Potassium Channel Blockers Show Promise as Treatment for Brain Tumors

Potassium Channel Blockers Show Promise as Treatment for Brain Tumors

August 31, 2015

Highly druggable ion channels, which are common therapeutic targets for heart disease and neurological conditions, may represent useful targets in cancer treatment as well, according to researchers from the University of California at San Francisco.

Highly druggable ion channels, which are common therapeutic targets for heart disease and neurological conditions, may represent useful targets in cancer treatment as well, according to researchers from the University of California at San Francisco (UCSF).1 Recent findings show the human ether a-go-go potassium channel 2 (EAG2) helped to regulate medulloblastoma cell proliferation, and the presence of EAG2 enhanced metastatic potential of the tumor cells by increasing cell motility.2

Medulloblastoma (MB) is the most common pediatric malignant primary brain tumor. The noninvasive, rapidly growing tumor spreads through the cerebrospinal fluid and frequently metastasizes to locations along the surface of the brain and spinal cord. MB metastases are clinically and genetically distinct from matched primary tumors and likely require therapy specific for metastatic cells.

“The development of a drug designed to act on this newly identified target more specifically and more powerfully, with fewer side effects, would have the potential to improve outcomes for many with this disease, which is a common cause of death in children,” said Lily Jan, PhD, professor of physiology at UCSF School of Medicine and research team leader, in a UCSF press release.

The team screened a series of antipsychotic channel blockers for efficacy in inhibiting MB cell growth. They found that the US Food and Drug Administration (FDA)-approved drug thioridazine blocks EAG2, and the drug reduced MB growth and metastasis in intracranial xenografts in mice. Treating MB cells with other selective human ether-a-go-go-related gene (hERG) channel blockers that did not block EAG2 had little effect on MB cell growth.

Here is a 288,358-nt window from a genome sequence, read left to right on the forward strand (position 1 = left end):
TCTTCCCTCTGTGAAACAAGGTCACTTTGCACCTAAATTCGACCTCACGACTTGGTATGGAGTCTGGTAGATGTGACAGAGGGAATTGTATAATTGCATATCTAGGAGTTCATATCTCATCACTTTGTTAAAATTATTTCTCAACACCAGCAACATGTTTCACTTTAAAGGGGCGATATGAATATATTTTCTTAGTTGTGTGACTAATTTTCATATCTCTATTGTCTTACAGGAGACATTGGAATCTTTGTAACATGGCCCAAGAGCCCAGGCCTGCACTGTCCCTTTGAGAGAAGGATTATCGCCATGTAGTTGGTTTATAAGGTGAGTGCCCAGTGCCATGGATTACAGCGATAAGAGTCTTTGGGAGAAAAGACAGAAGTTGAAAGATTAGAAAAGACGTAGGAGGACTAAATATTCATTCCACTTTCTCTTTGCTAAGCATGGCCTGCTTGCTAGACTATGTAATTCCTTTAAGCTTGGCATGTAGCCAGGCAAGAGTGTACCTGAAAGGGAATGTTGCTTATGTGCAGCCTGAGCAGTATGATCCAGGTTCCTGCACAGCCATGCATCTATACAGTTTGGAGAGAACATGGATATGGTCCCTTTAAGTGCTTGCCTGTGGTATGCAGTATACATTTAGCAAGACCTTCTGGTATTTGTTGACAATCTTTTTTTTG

A case report of a 22-year-old male patient with metastatic MB and high EAG2 expression in an iliac lesion showed clinical efficacy for thioridazine. Thioridazine was added to a palliative chemotherapy regimen for approximately 2 months. After the thioridazine treatment, the iliac lesion was reduced, suggestive of a response to therapy.

“The results seen in our patient are encouraging for targeting EAG2 channel as a potential therapy in MB. However, we emphasize caution given the singular case described here and considerable potential side effects that could affect tolerance of thioridazine,” the researchers noted.

In order to demonstrate the role of EAG2 in MB, the investigators focused their efforts on Drosophila, a common model for studying brain tumors. They developed brain tumor models with deficiency in the fly ortholog of EAG2, which hindered tumor growth and reduced metastasis.

In human MB cells implanted in mice, most tumors metastasized within several weeks (56% intracranial and 67% spinal cord). However, mice bearing implanted MB tumors with EAG2 knockdown displayed no metastasis after several months.

Quantitative PCR of both primary tumors and metastatic nodules in humans showed that metastatic MB cells had a higher likelihood for upregulation of EAG2 (greater than 1.5 fold) compared with matched primary tumors. This finding suggests that EAG2 may promote metastasis or tumor growth at the disseminated site.

The team speculated that blocking the EAG2 channel likely impacts both mitosis and cell motility of tumor cells.

 

 

 

 

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